The mainstream media rumor mill is abuzz with news that The Altria Group may be investing a significant minority stake in the popular vape manufacturer Juul Labs. Discussions are said to be ongoing, and neither side is publicly confirming the story. But if the rumors turn out to be true, the secret deal could be finalized by the end of the year, according to anonymous sources.
Immediately after the breaking of the news in the waning days of November, 2018, Altriastock prices surged after being down by about 22 percent for the year. Meanwhile in more recent days, press releases issued by both Altria and the Canadian cannabis company Chronos confirm a similar investment collaboration to the tune of $1.8 Billion.
Unfortunately, not everyone is as elated over the proposed deal-in-the-making as Altria stockholders. Juul employees are said to be outraged over the notion that the world’s leading and most profitable vapor retailer would even consider partnering with a member of Big Tobacco. In a report by Gizmodo, some Juul staffers thought the news to be so ridiculous that they considered it Fake News. At least one employee called the proposed link-up a “deal with the devil.”
Why is Altria suddenly interested in vaping and marijuana?
Altria’s interest in expanding into new markets is a decision influenced by many factors. Firstly, sales of tobacco cigarettes have been in decline for over twenty years. In fact, the company’s overall cigarette shipping volume has dropped from about 212 billion units in the year 2000 to approximately 116 billion units in 2017. That’s a cumulative decline of almost 50 percent since the dawning of the new millennium.
As a publicly traded company, Altria’s board of directors has a fiduciary responsibility to its shareholders to keep profits up. When the U.S. Food and Drug Administration (FDA) banned the sales of flavored vaping products via conventional brick-and-mortar venues last month, Altria was forced to pull its cigalike brands of MarkTen and Green Smoke from store shelves across the nation.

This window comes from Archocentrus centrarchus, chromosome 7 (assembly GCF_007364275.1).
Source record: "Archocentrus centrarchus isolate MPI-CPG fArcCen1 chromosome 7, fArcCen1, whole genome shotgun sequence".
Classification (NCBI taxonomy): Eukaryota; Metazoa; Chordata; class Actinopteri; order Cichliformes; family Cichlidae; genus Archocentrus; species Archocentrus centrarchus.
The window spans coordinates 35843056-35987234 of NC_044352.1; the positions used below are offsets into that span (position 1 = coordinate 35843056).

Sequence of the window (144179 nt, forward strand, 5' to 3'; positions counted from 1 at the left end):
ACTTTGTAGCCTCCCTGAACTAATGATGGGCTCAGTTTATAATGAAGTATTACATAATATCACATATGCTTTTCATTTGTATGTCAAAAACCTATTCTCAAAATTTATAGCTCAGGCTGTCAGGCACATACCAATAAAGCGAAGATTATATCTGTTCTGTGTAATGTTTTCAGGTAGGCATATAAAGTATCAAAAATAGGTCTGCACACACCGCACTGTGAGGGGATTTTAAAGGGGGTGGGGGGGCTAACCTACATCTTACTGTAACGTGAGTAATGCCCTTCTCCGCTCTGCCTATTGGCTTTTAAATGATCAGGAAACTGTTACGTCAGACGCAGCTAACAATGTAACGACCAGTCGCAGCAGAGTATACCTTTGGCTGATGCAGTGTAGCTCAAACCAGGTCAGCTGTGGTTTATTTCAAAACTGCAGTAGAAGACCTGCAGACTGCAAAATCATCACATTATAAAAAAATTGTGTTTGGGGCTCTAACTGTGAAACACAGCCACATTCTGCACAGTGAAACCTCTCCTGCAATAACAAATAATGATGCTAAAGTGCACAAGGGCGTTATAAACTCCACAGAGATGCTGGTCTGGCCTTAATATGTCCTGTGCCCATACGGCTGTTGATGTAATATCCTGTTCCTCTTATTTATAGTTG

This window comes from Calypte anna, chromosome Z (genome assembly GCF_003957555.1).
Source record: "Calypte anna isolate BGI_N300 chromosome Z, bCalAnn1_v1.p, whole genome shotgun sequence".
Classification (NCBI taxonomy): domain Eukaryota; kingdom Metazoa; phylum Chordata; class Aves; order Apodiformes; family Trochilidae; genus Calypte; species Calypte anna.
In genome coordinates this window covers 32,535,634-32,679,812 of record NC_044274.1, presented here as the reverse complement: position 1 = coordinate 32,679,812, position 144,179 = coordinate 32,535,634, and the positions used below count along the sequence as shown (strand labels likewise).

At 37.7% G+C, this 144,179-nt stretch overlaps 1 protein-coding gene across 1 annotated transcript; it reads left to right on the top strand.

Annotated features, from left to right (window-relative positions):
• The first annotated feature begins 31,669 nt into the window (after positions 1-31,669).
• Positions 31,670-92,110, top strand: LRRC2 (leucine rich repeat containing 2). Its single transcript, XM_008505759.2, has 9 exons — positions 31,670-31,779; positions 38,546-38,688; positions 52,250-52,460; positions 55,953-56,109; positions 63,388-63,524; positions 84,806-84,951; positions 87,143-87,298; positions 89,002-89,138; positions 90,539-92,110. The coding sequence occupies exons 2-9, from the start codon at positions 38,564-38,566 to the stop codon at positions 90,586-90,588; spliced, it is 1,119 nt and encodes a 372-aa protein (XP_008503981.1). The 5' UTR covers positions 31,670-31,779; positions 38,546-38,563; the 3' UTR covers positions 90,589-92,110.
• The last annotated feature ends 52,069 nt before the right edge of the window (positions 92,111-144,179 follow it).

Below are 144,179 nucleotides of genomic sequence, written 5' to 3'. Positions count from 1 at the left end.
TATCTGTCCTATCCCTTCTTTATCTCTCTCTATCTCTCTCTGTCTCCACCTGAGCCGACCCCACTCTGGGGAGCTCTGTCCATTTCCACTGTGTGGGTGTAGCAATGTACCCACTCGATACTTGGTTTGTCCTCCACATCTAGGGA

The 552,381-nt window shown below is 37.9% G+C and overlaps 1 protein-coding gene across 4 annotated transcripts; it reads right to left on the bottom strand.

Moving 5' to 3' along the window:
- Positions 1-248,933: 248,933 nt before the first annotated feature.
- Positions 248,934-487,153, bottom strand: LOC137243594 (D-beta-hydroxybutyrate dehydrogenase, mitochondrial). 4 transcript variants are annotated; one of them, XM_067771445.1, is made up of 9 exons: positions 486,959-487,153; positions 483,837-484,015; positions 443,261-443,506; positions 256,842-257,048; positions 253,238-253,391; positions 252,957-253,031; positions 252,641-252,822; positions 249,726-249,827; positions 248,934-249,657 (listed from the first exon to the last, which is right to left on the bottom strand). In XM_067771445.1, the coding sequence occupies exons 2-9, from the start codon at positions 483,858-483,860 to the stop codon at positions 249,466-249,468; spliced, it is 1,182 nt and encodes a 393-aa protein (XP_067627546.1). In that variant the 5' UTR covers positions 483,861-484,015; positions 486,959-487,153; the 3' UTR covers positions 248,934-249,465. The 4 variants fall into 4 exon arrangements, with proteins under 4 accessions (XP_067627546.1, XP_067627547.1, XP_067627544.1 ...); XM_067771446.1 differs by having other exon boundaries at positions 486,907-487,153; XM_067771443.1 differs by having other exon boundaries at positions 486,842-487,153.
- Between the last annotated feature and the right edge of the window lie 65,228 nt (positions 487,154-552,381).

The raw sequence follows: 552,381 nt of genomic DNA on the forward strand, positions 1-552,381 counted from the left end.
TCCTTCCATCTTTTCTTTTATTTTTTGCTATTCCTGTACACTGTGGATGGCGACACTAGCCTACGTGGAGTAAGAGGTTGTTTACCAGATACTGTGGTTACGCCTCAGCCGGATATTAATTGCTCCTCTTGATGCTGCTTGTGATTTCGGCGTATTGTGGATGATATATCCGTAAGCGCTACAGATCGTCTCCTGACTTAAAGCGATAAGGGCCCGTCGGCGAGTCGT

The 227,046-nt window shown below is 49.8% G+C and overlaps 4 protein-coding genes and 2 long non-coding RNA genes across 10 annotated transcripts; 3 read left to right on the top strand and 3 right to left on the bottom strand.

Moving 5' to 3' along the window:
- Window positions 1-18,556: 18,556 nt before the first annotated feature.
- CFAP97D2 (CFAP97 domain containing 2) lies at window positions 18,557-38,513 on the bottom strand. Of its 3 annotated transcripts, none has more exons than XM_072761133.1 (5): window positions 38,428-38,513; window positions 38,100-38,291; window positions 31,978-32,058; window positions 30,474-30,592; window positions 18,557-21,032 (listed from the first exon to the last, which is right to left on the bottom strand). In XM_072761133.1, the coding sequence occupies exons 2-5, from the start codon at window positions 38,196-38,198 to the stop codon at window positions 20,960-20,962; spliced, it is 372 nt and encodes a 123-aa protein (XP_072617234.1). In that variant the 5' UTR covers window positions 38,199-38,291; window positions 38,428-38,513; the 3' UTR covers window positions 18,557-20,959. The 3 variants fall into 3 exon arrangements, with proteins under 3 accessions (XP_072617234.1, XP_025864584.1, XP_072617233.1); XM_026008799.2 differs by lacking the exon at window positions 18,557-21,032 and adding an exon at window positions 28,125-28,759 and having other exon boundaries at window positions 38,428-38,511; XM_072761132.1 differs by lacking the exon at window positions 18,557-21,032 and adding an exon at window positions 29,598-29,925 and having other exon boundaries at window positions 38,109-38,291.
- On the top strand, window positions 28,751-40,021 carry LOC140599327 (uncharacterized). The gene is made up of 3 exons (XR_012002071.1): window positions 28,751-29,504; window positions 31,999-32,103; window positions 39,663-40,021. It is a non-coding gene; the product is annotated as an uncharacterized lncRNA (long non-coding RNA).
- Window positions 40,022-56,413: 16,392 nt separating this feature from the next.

Furthermore, the FDA is also actively and aggressively threatening to implement additional regulations prohibiting the sales of menthol-flavored combustible tobacco products. As these threats continue to increase in both frequency and severity, Altria needs to cover its bases. Juul and the marijuana-based Chronos might be the perfect vehicles for the tobacco giant to branch out against an ever-diminishing cigarette market.
What’s in it for Juul?
Juul Labs holds about 70-80 percent of the market share in the vaping industry. Besides the company employees, many within the vaping community itself are none-too-happy with Juul at the moment either.
Some blame the pod-style vaping maker for the FDA’s recent lowering of the proverbial hammer on the American vaping industry as a whole. Others are peeved with what many consider to be poor, if not downright kid-friendly, marketing practices which may have incited nationwide claims of a teenage vaping “epidemic.”
So, why would Juul risk annoying even more vaping enthusiasts by partnering with Big Tobacco? The answer is simple.
Altria and other tobacco companies like Phillip Morris and British American have spent decades perfecting their litigation skills to battle excessive government overregulation. This tremendous amount of legal expertise may come in handy for Juul, as fears of mounting lawsuits from teenagers, parents, and the FDA continue to escalate inside the company’s upper echelons.